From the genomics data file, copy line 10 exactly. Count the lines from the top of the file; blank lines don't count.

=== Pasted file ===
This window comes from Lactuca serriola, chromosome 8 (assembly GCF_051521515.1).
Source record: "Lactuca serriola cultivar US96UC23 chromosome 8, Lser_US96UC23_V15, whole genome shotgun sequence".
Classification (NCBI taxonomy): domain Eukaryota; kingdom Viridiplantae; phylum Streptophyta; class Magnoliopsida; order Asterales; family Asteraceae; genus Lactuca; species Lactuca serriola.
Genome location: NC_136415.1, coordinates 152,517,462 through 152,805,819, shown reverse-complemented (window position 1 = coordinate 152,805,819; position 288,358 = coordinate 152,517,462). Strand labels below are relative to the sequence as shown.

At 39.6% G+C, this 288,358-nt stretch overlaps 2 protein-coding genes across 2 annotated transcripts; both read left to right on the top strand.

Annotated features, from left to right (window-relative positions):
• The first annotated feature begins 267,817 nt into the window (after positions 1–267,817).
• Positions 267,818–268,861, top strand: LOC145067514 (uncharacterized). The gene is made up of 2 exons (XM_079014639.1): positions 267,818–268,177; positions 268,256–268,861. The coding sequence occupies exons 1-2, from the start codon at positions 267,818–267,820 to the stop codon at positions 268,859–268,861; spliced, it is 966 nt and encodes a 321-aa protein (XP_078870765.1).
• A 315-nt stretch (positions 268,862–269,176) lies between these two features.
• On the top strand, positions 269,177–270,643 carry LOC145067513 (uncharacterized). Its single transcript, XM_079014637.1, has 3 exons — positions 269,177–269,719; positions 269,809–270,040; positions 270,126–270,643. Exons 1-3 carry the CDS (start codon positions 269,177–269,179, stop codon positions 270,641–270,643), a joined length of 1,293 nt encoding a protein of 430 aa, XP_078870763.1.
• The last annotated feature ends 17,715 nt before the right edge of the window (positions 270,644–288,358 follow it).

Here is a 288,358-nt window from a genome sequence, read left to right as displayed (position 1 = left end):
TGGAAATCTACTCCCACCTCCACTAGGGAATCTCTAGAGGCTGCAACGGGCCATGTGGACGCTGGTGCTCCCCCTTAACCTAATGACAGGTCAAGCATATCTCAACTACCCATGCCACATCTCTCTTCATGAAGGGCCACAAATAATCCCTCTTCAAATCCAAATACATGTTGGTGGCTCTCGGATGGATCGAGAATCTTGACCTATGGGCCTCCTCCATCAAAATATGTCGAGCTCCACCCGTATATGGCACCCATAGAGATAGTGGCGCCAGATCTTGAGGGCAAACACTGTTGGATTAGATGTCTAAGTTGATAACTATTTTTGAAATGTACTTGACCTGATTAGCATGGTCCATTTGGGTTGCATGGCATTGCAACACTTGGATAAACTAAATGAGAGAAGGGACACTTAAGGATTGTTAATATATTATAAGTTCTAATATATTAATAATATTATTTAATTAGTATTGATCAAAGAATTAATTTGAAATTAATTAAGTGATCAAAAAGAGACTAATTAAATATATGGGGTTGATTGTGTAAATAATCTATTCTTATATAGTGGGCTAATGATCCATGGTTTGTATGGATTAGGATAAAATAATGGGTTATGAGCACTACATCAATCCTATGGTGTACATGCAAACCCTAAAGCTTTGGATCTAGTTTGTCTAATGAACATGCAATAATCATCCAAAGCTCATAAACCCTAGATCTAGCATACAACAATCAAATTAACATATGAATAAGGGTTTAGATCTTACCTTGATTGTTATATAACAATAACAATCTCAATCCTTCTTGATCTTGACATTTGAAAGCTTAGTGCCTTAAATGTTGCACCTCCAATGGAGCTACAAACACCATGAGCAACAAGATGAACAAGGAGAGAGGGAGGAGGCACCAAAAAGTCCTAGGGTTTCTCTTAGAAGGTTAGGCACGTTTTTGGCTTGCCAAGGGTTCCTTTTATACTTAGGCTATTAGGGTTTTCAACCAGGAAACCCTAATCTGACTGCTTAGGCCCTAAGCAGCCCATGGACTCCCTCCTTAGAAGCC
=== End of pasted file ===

• On the top strand, positions 269,177–270,643 carry LOC145067513 (uncharacterized). Its single transcript, XM_079014637.1, has 3 exons — positions 269,177–269,719; positions 269,809–270,040; positions 270,126–270,643. Exons 1-3 carry the CDS (start codon positions 269,177–269,179, stop codon positions 270,641–270,643), a joined length of 1,293 nt encoding a protein of 430 aa, XP_078870763.1.